The Spear: ANC still wants apology from City Press
The ANC welcomed the removal of a controversial painting of President Jacob Zuma from City Press’s website today, but still wants an apology, ANC spokesperson Jackson Mthembu has said.
Its legal action in relation to the display of the painting would also go ahead, he said.
“We appreciate what has been done,” said Mthembu after City Press removed from its website an image of artist Brett Murray’s The Spear depicting Zuma with his genitals exposed.
“We appreciate that at least (City Press editor-in-chief) Ferial (Haffajee) is saying she can now understand the pain. All that we are saying to her, is can she apologise for the pain,” he said.
“Please apologise to the people of South Africa. This pain has been so deep seated.”
The apology should be made to the “people of South Africa, the ANC, and everybody”.
“If they made such an apology and removed the image it would go a long way.”
The ANC would also proceed with legal action to have the painting and images of it banned, so that it had clarity from the courts on what was acceptable in terms of the right to artistic expression and the right to human dignity, said Mthembu.
“The court must assist us (in showing) how far can those people go who are in the artistic environment (to) violate those rights of those human beings,” he said.
The remedy the ANC had asked for in the case may change, because it would be moot to order that the image be removed from City Press’s website, he said.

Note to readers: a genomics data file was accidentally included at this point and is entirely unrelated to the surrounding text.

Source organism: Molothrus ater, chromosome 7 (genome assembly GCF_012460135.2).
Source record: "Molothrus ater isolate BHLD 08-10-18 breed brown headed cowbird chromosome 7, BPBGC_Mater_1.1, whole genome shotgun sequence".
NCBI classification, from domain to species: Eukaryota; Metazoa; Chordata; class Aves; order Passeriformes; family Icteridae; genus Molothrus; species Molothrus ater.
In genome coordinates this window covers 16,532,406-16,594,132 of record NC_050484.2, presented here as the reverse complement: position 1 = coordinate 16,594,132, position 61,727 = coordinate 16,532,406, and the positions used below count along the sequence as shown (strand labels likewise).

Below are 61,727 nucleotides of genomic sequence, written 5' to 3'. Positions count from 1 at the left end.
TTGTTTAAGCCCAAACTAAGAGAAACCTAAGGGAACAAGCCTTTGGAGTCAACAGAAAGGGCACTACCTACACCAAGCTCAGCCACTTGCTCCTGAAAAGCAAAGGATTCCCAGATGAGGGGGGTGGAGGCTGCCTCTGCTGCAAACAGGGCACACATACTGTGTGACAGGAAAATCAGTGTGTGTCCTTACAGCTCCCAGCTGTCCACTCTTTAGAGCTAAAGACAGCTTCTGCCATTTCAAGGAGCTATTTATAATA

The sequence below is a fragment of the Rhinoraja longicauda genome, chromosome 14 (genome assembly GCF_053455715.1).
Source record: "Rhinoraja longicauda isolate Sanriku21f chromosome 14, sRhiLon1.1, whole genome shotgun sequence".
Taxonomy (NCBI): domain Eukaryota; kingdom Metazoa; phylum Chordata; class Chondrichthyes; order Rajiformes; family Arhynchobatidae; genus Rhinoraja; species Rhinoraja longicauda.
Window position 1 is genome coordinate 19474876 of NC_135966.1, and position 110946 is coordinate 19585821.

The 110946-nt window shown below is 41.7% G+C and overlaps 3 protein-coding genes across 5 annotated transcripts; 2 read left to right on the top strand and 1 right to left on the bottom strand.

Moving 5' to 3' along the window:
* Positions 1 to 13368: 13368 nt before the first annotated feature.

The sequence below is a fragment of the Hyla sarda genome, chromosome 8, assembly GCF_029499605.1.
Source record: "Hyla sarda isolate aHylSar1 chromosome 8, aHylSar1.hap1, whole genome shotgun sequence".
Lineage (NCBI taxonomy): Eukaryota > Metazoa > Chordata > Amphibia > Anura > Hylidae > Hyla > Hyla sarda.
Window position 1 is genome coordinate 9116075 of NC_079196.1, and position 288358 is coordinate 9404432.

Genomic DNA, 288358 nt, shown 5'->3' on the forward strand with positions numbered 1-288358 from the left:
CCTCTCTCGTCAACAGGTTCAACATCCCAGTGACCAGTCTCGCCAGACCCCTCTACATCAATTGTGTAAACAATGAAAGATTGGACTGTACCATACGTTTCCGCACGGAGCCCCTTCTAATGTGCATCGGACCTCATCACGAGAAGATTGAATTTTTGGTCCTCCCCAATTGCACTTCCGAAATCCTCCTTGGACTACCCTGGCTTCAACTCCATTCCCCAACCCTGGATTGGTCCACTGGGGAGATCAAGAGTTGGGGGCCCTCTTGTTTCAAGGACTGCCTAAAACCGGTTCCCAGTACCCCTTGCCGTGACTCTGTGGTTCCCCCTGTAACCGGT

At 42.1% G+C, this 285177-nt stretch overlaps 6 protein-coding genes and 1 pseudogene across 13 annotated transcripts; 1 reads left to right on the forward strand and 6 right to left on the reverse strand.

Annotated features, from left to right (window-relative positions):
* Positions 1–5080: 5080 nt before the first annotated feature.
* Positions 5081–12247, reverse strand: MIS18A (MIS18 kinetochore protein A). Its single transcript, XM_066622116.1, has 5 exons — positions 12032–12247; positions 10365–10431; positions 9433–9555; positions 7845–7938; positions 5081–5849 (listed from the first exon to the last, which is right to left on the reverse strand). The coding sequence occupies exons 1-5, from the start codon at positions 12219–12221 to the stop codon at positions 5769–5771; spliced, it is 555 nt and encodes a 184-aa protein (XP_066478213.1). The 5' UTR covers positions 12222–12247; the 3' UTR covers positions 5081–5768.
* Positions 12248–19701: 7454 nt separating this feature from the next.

The original painting itself was defaced last week when two people painted over it.
“Is it lawful, or insulting? The court will advise,” said Mthembu.
The removal of the painting and the image, and an apology, was what the ANC sought from the start, he said.
Once Haffajee apologised, they would call off the boycott of City Press, called for by Minister of Higher Education and SA Communist Party secretary-general Blade Nzimande and ANC secretary-general Gwede Mantashe, last week.
“We will then call off the boycott,” he said.
Haffajee’s actions so far, and an apology in a letter to Zuma’s daughter Duduzile was not enough, he said.
An extract of the letter to Duduzile Zuma read: “I understand that what is a work of satire to me is a portrait of pain to you. I understand the impact on your little brothers and sisters, who may face teasing at school.
Playground cruelty leaves deep scars. And if they and your dad saw the work in our pages and it caused harm, then I apologise from the bottom of my heart.”
Mthembu said the apology had to be to the whole nation because everybody was affected.
Read Haffajee’s explanation of the decision to take down The Spear here.
The decision followed more than a week of controversy over Murray’s reworking of a Russian propaganda poster of Marxist revolutionary Vladimir Lenin, for his exhibition Hail to the Thief II at the Goodman Gallery in Johannesburg.
“For any editor to respond to a threat to take down an article of journalism without putting up a fight is an unprincipled thing to do, so we’ve fought as much as we could.
“It doesn’t serve City Press or South Africa to dig in our heels and put our fingers in our ears,” Haffajee wrote.